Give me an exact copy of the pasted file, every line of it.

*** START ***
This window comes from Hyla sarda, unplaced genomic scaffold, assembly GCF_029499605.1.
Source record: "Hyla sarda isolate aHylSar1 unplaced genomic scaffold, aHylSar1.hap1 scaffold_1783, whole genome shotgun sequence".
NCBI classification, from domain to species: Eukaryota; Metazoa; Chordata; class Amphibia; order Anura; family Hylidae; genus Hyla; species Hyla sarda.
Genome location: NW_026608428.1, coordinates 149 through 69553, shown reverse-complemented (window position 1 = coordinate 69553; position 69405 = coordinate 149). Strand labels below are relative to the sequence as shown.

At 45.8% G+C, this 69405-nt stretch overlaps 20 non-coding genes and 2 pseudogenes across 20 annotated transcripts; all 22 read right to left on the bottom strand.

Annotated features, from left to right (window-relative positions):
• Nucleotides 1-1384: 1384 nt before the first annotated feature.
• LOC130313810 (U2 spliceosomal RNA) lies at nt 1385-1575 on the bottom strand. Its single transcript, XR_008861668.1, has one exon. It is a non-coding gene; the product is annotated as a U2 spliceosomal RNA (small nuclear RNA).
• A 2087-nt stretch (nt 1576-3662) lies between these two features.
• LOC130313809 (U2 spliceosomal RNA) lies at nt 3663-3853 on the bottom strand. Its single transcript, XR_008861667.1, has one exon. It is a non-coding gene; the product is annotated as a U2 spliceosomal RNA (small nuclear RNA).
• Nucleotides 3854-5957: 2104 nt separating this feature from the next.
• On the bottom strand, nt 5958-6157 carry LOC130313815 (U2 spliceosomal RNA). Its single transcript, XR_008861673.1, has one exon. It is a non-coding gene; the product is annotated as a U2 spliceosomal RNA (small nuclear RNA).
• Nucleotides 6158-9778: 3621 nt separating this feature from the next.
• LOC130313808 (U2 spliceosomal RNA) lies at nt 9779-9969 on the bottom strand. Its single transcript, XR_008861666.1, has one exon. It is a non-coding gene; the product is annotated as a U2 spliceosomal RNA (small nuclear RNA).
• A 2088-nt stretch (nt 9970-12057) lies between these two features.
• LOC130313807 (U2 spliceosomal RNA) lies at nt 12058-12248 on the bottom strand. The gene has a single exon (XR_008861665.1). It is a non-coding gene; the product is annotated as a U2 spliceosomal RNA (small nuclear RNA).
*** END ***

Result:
This window comes from Hyla sarda, unplaced genomic scaffold, assembly GCF_029499605.1.
Source record: "Hyla sarda isolate aHylSar1 unplaced genomic scaffold, aHylSar1.hap1 scaffold_1783, whole genome shotgun sequence".
NCBI classification, from domain to species: Eukaryota; Metazoa; Chordata; class Amphibia; order Anura; family Hylidae; genus Hyla; species Hyla sarda.
Genome location: NW_026608428.1, coordinates 149 through 69553, shown reverse-complemented (window position 1 = coordinate 69553; position 69405 = coordinate 149). Strand labels below are relative to the sequence as shown.

At 45.8% G+C, this 69405-nt stretch overlaps 20 non-coding genes and 2 pseudogenes across 20 annotated transcripts; all 22 read right to left on the bottom strand.

Annotated features, from left to right (window-relative positions):
• Nucleotides 1-1384: 1384 nt before the first annotated feature.
• LOC130313810 (U2 spliceosomal RNA) lies at nt 1385-1575 on the bottom strand. Its single transcript, XR_008861668.1, has one exon. It is a non-coding gene; the product is annotated as a U2 spliceosomal RNA (small nuclear RNA).
• A 2087-nt stretch (nt 1576-3662) lies between these two features.
• LOC130313809 (U2 spliceosomal RNA) lies at nt 3663-3853 on the bottom strand. Its single transcript, XR_008861667.1, has one exon. It is a non-coding gene; the product is annotated as a U2 spliceosomal RNA (small nuclear RNA).
• Nucleotides 3854-5957: 2104 nt separating this feature from the next.
• On the bottom strand, nt 5958-6157 carry LOC130313815 (U2 spliceosomal RNA). Its single transcript, XR_008861673.1, has one exon. It is a non-coding gene; the product is annotated as a U2 spliceosomal RNA (small nuclear RNA).
• Nucleotides 6158-9778: 3621 nt separating this feature from the next.
• LOC130313808 (U2 spliceosomal RNA) lies at nt 9779-9969 on the bottom strand. Its single transcript, XR_008861666.1, has one exon. It is a non-coding gene; the product is annotated as a U2 spliceosomal RNA (small nuclear RNA).
• A 2088-nt stretch (nt 9970-12057) lies between these two features.
• LOC130313807 (U2 spliceosomal RNA) lies at nt 12058-12248 on the bottom strand. The gene has a single exon (XR_008861665.1). It is a non-coding gene; the product is annotated as a U2 spliceosomal RNA (small nuclear RNA).